Paddling the world one stroke at a time
The simplest way to evaluate the performance aspect of kayak design is to look at the boat's length and width. All things being equal the longer the boat the better it will track (maintain a straight course). Conversely, the shorter the boat, the quicker it will turn. A longer boat will typically be slightly faster than a shorter one.
The width of the boat affects two things. A narrower boat will generally be a quicker boat, but is less stable. A wider boat will be slower, requiring more effort to paddle, but will be far more stable. Stability versus speed is a trade off you will need to balance based on your skill level.
High performance touring sea kayaks are often as narrow as 22 inches wide and as long as 20 feet. The boat that I primarily paddle is a Seaward Quest. It is about 23 inches wide and around 19 feet long. I've had the boat for many years now. When I first started paddling it I thought it was a pretty unstable boat, but now that I am a far more experienced kayaker, the boat feels extremely stable, and as comfortable as an old glove. Try to factor in an increase in skill in your purchasing decision. I'm not advocating buying a boat that you can' keep upright, but you want to make sure the boat will still be fun to paddle as your skills improve.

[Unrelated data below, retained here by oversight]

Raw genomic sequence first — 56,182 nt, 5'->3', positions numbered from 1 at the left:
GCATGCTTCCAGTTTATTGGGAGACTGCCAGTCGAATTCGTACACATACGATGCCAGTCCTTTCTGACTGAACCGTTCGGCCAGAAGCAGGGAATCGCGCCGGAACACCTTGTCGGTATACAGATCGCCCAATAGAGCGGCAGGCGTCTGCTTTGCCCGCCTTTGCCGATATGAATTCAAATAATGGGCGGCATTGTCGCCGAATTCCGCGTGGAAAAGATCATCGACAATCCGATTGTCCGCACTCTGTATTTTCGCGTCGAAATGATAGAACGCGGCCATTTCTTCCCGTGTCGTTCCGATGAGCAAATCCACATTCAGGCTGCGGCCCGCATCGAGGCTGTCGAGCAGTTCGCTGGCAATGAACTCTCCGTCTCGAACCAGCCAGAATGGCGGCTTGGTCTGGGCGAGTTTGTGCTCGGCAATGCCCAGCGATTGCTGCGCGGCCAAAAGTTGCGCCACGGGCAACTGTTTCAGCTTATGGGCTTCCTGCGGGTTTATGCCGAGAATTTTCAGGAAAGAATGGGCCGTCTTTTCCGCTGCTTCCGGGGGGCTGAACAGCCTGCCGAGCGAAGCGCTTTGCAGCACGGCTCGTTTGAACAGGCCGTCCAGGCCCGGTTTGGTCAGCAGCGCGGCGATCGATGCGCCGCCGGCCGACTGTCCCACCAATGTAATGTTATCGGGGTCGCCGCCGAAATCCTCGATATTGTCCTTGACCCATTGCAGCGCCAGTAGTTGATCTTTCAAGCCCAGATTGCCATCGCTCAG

In addition to performance, the choice of hull design ranges from purely aesthetic to functional. It's hard to argue with the statement, "I love the way that boat looks," but you need to make sure the boat will function in a way that will fit your kayaking needs. If you plan to do multi-day trips, total storage volume is going to be a very important design factor. Evaluate the size of the storage compartment hatches. Smaller hatches are stronger and less likely to fail in serious conditions, but limit the size of the dry bag you can fit into the compartment.
Rudders and skegs are also components of hull design. Both will add weight to a boat, but provide additional stability and control to the boat in adverse conditions.
Post Date: 11/6/2011, Article by: Dave Carpenter